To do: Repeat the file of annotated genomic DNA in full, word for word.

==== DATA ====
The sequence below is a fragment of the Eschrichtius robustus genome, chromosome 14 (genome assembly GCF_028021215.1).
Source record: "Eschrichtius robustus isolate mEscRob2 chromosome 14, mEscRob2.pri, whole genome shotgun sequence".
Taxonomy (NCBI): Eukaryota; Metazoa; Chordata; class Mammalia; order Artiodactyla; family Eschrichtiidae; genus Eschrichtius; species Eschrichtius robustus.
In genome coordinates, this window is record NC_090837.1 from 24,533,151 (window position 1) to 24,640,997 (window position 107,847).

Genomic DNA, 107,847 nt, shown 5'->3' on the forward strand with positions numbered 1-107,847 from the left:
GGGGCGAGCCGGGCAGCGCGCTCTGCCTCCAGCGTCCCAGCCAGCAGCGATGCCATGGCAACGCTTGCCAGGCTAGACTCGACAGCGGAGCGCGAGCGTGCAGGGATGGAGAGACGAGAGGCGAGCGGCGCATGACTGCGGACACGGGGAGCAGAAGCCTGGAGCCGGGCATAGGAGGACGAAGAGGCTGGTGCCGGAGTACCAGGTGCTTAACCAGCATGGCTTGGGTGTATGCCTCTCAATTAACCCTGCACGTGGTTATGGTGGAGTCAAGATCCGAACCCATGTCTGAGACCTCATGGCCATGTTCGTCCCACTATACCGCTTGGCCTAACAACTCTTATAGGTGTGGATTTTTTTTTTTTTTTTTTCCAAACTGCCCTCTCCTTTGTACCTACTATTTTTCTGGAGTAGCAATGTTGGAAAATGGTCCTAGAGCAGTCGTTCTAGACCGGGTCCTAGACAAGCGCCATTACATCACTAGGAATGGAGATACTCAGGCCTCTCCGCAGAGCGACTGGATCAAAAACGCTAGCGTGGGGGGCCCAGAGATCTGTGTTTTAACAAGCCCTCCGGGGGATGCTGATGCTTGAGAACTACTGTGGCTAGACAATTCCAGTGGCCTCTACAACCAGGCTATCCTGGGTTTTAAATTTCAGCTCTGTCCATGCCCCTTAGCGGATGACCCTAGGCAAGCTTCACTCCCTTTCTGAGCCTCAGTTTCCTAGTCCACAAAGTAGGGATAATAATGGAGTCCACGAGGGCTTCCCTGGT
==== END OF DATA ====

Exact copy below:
The sequence below is a fragment of the Eschrichtius robustus genome, chromosome 14 (genome assembly GCF_028021215.1).
Source record: "Eschrichtius robustus isolate mEscRob2 chromosome 14, mEscRob2.pri, whole genome shotgun sequence".
Taxonomy (NCBI): Eukaryota; Metazoa; Chordata; class Mammalia; order Artiodactyla; family Eschrichtiidae; genus Eschrichtius; species Eschrichtius robustus.
In genome coordinates, this window is record NC_090837.1 from 24,533,151 (window position 1) to 24,640,997 (window position 107,847).

Genomic DNA, 107,847 nt, shown 5'->3' on the forward strand with positions numbered 1-107,847 from the left:
GGGGCGAGCCGGGCAGCGCGCTCTGCCTCCAGCGTCCCAGCCAGCAGCGATGCCATGGCAACGCTTGCCAGGCTAGACTCGACAGCGGAGCGCGAGCGTGCAGGGATGGAGAGACGAGAGGCGAGCGGCGCATGACTGCGGACACGGGGAGCAGAAGCCTGGAGCCGGGCATAGGAGGACGAAGAGGCTGGTGCCGGAGTACCAGGTGCTTAACCAGCATGGCTTGGGTGTATGCCTCTCAATTAACCCTGCACGTGGTTATGGTGGAGTCAAGATCCGAACCCATGTCTGAGACCTCATGGCCATGTTCGTCCCACTATACCGCTTGGCCTAACAACTCTTATAGGTGTGGATTTTTTTTTTTTTTTTTTCCAAACTGCCCTCTCCTTTGTACCTACTATTTTTCTGGAGTAGCAATGTTGGAAAATGGTCCTAGAGCAGTCGTTCTAGACCGGGTCCTAGACAAGCGCCATTACATCACTAGGAATGGAGATACTCAGGCCTCTCCGCAGAGCGACTGGATCAAAAACGCTAGCGTGGGGGGCCCAGAGATCTGTGTTTTAACAAGCCCTCCGGGGGATGCTGATGCTTGAGAACTACTGTGGCTAGACAATTCCAGTGGCCTCTACAACCAGGCTATCCTGGGTTTTAAATTTCAGCTCTGTCCATGCCCCTTAGCGGATGACCCTAGGCAAGCTTCACTCCCTTTCTGAGCCTCAGTTTCCTAGTCCACAAAGTAGGGATAATAATGGAGTCCACGAGGGCTTCCCTGGT